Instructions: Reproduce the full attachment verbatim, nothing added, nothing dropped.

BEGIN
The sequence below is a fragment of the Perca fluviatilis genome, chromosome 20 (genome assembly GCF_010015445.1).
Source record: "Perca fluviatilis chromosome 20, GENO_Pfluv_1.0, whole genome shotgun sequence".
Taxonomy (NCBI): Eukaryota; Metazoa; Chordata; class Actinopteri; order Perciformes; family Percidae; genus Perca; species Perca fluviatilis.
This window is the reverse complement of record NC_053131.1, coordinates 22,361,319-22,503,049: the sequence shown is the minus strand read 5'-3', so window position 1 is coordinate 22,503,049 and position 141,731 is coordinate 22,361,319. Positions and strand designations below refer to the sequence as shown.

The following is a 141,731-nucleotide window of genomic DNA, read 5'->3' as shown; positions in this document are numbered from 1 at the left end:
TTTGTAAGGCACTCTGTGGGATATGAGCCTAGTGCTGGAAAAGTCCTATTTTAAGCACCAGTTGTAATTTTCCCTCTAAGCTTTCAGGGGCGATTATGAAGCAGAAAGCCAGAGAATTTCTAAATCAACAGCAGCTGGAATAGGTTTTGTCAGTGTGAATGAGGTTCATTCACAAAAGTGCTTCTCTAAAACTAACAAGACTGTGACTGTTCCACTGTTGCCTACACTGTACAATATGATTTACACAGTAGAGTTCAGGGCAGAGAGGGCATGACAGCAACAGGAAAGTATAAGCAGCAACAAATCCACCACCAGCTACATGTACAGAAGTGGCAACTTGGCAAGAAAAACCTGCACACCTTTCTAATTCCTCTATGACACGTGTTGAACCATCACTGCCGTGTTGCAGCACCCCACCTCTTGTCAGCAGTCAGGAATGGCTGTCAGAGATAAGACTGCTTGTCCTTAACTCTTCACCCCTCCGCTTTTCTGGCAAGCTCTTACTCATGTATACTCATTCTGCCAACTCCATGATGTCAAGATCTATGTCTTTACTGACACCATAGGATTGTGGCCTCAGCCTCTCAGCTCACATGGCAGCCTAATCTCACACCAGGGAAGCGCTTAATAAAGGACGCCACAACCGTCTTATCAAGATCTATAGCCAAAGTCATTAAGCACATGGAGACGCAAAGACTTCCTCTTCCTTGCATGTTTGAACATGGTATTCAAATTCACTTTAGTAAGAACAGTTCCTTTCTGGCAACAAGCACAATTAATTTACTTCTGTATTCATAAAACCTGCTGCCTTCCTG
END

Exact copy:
The sequence below is a fragment of the Perca fluviatilis genome, chromosome 20 (genome assembly GCF_010015445.1).
Source record: "Perca fluviatilis chromosome 20, GENO_Pfluv_1.0, whole genome shotgun sequence".
Taxonomy (NCBI): Eukaryota; Metazoa; Chordata; class Actinopteri; order Perciformes; family Percidae; genus Perca; species Perca fluviatilis.
This window is the reverse complement of record NC_053131.1, coordinates 22,361,319-22,503,049: the sequence shown is the minus strand read 5'-3', so window position 1 is coordinate 22,503,049 and position 141,731 is coordinate 22,361,319. Positions and strand designations below refer to the sequence as shown.

The following is a 141,731-nucleotide window of genomic DNA, read 5'->3' as shown; positions in this document are numbered from 1 at the left end:
TTTGTAAGGCACTCTGTGGGATATGAGCCTAGTGCTGGAAAAGTCCTATTTTAAGCACCAGTTGTAATTTTCCCTCTAAGCTTTCAGGGGCGATTATGAAGCAGAAAGCCAGAGAATTTCTAAATCAACAGCAGCTGGAATAGGTTTTGTCAGTGTGAATGAGGTTCATTCACAAAAGTGCTTCTCTAAAACTAACAAGACTGTGACTGTTCCACTGTTGCCTACACTGTACAATATGATTTACACAGTAGAGTTCAGGGCAGAGAGGGCATGACAGCAACAGGAAAGTATAAGCAGCAACAAATCCACCACCAGCTACATGTACAGAAGTGGCAACTTGGCAAGAAAAACCTGCACACCTTTCTAATTCCTCTATGACACGTGTTGAACCATCACTGCCGTGTTGCAGCACCCCACCTCTTGTCAGCAGTCAGGAATGGCTGTCAGAGATAAGACTGCTTGTCCTTAACTCTTCACCCCTCCGCTTTTCTGGCAAGCTCTTACTCATGTATACTCATTCTGCCAACTCCATGATGTCAAGATCTATGTCTTTACTGACACCATAGGATTGTGGCCTCAGCCTCTCAGCTCACATGGCAGCCTAATCTCACACCAGGGAAGCGCTTAATAAAGGACGCCACAACCGTCTTATCAAGATCTATAGCCAAAGTCATTAAGCACATGGAGACGCAAAGACTTCCTCTTCCTTGCATGTTTGAACATGGTATTCAAATTCACTTTAGTAAGAACAGTTCCTTTCTGGCAACAAGCACAATTAATTTACTTCTGTATTCATAAAACCTGCTGCCTTCCTG